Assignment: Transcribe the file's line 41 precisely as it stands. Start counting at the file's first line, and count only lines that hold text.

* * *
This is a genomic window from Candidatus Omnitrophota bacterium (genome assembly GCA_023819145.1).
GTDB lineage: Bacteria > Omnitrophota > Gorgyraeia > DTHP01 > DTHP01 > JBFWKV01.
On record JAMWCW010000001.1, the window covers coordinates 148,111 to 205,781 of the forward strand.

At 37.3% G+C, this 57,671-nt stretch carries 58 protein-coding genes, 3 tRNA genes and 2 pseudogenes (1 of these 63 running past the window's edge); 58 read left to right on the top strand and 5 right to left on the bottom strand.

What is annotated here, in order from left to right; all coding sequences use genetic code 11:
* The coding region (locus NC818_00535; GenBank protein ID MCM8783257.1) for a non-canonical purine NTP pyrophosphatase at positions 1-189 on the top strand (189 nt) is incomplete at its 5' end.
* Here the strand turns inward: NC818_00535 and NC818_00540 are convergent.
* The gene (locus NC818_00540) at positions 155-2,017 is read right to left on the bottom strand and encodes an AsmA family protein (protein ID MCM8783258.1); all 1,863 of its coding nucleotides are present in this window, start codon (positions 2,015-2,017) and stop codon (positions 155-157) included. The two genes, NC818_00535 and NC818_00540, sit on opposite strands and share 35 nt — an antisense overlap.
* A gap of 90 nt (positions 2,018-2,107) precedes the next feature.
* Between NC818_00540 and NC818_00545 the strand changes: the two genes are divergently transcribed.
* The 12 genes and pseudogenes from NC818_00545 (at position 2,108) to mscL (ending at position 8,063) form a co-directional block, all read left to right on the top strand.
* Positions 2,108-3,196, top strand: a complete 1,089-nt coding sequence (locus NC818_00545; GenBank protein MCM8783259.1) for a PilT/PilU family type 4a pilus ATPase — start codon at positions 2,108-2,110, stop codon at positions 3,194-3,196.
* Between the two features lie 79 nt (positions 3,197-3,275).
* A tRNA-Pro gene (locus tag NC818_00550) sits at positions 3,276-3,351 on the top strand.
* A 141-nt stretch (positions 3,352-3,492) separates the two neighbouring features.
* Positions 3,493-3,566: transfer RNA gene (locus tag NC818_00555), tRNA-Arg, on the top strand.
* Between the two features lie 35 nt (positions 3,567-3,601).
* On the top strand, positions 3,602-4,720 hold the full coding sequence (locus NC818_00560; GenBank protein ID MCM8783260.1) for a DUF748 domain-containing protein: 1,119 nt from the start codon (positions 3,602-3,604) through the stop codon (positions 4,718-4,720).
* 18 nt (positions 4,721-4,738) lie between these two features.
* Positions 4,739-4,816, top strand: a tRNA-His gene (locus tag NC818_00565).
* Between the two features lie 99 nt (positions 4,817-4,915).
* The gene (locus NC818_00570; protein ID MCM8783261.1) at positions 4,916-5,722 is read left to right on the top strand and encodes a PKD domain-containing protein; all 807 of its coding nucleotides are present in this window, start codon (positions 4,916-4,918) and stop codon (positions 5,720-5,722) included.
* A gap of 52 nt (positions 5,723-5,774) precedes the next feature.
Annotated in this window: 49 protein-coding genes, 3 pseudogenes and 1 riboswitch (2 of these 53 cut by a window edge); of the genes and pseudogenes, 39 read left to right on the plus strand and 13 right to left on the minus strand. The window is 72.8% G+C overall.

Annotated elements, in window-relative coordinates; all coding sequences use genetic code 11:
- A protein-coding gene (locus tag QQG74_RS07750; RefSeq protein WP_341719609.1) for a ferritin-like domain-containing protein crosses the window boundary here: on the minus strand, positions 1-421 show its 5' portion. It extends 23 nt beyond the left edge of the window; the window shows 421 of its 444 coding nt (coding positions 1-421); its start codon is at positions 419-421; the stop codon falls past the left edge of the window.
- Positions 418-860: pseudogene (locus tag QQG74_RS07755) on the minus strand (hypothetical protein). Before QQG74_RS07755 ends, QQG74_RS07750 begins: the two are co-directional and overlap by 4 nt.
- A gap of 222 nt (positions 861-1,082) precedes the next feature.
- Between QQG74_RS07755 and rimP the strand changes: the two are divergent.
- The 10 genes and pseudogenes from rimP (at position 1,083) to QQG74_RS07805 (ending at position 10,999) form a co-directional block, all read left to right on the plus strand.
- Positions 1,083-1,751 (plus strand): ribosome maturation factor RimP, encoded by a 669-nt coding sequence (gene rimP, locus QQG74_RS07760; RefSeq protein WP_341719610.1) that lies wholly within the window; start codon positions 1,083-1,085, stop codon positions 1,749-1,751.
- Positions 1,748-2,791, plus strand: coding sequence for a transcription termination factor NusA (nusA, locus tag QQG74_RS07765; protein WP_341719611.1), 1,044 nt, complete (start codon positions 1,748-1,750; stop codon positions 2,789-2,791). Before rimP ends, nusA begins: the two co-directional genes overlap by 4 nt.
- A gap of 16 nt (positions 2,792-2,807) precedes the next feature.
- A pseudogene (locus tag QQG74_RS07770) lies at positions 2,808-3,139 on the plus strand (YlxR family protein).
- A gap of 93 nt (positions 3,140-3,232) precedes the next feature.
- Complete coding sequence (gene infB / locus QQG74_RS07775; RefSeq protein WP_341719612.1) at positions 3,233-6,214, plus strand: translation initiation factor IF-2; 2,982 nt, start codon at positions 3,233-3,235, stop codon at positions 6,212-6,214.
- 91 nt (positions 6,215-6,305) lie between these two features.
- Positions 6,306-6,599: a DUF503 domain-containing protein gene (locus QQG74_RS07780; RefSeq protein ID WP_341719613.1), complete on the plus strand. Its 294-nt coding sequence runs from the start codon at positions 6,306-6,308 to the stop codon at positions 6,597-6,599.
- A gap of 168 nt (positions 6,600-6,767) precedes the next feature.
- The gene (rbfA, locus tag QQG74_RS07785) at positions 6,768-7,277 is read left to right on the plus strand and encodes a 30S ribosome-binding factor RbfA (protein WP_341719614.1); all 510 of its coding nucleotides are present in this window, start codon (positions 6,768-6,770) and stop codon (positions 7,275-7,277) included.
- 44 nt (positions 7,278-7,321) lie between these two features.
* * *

- 44 nt (positions 7,278-7,321) lie between these two features.